Article in The Courier Mail, Saturday 18 March 1922, page 12:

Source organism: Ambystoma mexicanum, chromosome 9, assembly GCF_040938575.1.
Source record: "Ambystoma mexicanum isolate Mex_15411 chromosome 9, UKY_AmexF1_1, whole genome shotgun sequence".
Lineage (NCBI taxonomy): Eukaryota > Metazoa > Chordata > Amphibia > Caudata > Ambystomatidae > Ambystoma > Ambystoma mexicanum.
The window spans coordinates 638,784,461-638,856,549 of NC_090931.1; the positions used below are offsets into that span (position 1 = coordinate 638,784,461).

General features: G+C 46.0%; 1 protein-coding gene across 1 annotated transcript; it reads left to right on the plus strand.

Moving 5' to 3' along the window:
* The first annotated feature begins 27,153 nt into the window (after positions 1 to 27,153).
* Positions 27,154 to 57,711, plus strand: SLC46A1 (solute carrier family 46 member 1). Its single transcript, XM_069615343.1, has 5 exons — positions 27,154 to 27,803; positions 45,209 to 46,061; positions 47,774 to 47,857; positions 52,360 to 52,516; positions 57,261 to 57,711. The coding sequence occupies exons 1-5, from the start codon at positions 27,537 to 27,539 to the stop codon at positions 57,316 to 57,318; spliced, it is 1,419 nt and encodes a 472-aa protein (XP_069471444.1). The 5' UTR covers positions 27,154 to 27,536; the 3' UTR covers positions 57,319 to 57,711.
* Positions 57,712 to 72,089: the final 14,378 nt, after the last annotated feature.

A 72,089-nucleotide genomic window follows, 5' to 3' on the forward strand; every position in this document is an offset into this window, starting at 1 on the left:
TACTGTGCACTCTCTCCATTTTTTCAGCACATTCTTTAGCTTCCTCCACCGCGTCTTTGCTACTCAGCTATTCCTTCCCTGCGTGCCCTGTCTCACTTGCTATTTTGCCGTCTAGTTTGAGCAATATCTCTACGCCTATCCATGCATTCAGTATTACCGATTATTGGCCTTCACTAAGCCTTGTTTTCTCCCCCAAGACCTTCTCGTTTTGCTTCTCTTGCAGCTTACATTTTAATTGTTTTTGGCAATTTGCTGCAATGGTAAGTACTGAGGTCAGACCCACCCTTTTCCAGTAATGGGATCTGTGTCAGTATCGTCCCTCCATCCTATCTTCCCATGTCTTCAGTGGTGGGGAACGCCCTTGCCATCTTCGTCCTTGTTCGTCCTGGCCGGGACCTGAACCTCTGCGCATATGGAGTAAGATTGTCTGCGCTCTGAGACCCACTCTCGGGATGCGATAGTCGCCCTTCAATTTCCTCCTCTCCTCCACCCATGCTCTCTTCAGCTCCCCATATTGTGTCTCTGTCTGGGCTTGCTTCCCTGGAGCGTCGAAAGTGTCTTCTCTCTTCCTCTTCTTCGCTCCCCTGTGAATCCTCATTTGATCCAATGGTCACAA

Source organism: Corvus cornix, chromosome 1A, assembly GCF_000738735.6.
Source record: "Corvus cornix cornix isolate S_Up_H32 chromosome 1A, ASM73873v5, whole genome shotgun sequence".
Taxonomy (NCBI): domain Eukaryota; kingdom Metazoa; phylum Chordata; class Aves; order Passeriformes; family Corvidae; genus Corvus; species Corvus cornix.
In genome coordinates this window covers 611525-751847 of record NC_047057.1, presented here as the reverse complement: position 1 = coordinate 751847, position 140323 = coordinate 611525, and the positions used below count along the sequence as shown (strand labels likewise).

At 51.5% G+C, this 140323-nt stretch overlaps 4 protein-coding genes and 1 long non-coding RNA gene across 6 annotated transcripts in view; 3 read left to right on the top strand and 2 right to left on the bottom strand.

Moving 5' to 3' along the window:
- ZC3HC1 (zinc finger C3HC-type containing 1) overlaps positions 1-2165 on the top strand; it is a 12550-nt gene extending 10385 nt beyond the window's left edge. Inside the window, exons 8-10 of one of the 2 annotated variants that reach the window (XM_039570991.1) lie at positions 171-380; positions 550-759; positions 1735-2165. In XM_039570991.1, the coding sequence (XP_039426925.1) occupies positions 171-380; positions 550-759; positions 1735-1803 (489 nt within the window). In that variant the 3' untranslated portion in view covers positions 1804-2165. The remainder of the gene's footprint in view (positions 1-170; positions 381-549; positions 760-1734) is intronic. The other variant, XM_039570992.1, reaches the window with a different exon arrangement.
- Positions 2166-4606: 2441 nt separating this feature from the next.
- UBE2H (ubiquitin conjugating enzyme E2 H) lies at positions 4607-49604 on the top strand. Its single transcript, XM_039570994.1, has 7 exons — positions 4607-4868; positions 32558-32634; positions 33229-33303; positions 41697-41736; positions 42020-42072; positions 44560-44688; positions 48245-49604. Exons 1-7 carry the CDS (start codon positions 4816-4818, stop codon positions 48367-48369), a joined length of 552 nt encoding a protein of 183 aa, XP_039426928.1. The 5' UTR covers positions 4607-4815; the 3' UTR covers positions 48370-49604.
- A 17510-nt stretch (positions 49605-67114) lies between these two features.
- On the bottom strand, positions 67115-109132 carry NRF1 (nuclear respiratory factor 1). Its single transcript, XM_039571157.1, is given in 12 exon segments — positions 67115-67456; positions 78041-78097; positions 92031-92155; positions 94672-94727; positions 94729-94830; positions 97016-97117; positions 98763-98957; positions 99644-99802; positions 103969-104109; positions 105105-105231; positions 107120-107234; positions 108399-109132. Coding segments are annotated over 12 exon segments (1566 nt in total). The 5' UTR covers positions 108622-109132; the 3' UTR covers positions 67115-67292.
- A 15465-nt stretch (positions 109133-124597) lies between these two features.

The late Mr W J Byram, who passed away at Glenrowan private hospital on March 10 (writes R.H.R.), was one of the most gifted of Queensland's native born who always aimed at, and reached, the highest standard in his diverse spheres of work, whether as lawyer, business manager, scientist, poet, or scholar. Coming to the Brisbane Grammar School at the beginning of 1878, William James Byram won the Lilley Gold Medal as head of the school at the close of 1880. His greatest desire then was to pass on to a University, but his parents thought the law afforded a better opening for a brilliant son, and he was accordingly articled to the Hon. Charles Stuart Mein (afterwards Mr Justice Mein), who entertained a high opinion of his precise accuracy, his scholarly gifts, and his earnest rectitude. Thereafter, as articled clerk in the office of Messrs Hart, Flower, and Mein, as partner in the firms of Ruthning and Byram and Hawthorn and Byram, and finally as an unpartnered solicitor, he made proof of his good legal abilities. In business life his election as chairman of directors of the Brisbane Permanent Building Society continuously, through periods of difficulty and prosperity from 1905 till last year, was proof of the confidence felt in him alike by his colleagues and the subscribers. But the petty and often sordid details of legal and business work had no real attraction for him. His real happiness was with his books and literary friends. Sydney University allowed him to take his first year in it's art course without going to Sydney, and in this year he distinguished himself by winning the University prize for English verse (with an unusually fine poem on "Beethoven"), and by gaining a first class in the first year classical honour list. The University then refused him permission to proceed further without residence in Sydney, and his hope of a degree was thus ended. But he continued his classical studies with undiminished eagerness, and at this time read through the whole of Homer's "Odyssey" in the original Greek with his old head master, bringing a book a week carefully prepared amidst the Stress of business for 24 weeks successively. Within the last few years he had produced a verse translation of Aeschylus's "Prometheus Vinctus," so scholarly and so poetic, especially in the rendering of its grandest choruses, that Professor Gilbert Murray (Oxford Professor of Greek), to whom it was submitted, said he was proud to think it was the work of a fellow-countryman of his (for the professor is an Australian), and the Balhol classical tutor stated that "Gilbert Murray might have done it better, but it would not have been so like the original." The translation is now in the Queensland University library, where it may serve as an incentive to future classical scholars. His verse translations, too, from some of Heine's poems, are very beautiful and true. For 25 years he was one of the most regular workers in the Brisbane Literary Circle, and his addresses, whether on Shakespeare, or prehistoric man, or French literature (from which he would sometimes translate the latest comedy for the amusement of the members), were always sure of a good audience, because of his reputation for thoroughness and perfection of style. When he took up microscopic work he made a special study of the algae, and was soon recognised as an expert and discoverer in that line. His natural taste for the habits of a recluse prevented his ever attaining that prominence in the eye of the public to which his remarkable abilities and learning naturally would have promoted him; but it may be truthfully said of him that he was never guilty of any unkindness or wrong to any human being, and his many friends from his old school (of which he was for several years a trustee), from the literary circle, and from his clientage in law and business, will honour and cherish his memory.